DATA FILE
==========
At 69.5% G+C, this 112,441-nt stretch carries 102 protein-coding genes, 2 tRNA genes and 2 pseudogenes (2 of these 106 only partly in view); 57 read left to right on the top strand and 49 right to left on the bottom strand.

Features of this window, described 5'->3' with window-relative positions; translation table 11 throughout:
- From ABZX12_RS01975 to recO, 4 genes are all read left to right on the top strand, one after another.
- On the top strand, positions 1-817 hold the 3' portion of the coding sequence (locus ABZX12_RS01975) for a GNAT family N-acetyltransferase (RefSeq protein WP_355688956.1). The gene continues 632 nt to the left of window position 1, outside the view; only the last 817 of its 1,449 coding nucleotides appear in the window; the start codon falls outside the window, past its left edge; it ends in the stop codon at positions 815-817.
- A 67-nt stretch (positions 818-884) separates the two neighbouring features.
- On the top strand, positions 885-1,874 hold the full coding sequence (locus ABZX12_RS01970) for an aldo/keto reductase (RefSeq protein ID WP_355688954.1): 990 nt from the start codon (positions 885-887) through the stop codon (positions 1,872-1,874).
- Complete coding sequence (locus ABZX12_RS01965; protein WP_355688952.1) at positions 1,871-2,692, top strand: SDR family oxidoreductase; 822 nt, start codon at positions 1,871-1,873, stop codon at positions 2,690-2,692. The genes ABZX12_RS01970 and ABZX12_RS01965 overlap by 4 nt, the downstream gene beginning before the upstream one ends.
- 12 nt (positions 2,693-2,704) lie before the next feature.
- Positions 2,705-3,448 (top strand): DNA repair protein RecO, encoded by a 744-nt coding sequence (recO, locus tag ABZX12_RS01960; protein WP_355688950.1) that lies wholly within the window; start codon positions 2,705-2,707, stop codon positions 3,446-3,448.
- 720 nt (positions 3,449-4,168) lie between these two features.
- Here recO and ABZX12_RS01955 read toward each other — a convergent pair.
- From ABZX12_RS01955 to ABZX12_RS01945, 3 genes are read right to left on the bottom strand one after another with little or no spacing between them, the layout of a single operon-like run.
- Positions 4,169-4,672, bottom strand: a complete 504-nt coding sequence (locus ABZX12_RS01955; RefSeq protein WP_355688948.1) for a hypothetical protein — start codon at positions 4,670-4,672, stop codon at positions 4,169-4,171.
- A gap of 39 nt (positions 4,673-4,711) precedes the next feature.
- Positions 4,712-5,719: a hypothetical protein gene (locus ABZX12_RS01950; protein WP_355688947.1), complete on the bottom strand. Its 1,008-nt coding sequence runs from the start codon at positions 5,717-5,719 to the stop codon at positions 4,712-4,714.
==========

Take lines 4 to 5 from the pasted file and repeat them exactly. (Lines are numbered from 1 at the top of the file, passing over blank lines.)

- On the top strand, positions 1-817 hold the 3' portion of the coding sequence (locus ABZX12_RS01975) for a GNAT family N-acetyltransferase (RefSeq protein WP_355688956.1). The gene continues 632 nt to the left of window position 1, outside the view; only the last 817 of its 1,449 coding nucleotides appear in the window; the start codon falls outside the window, past its left edge; it ends in the stop codon at positions 815-817.
- A 67-nt stretch (positions 818-884) separates the two neighbouring features.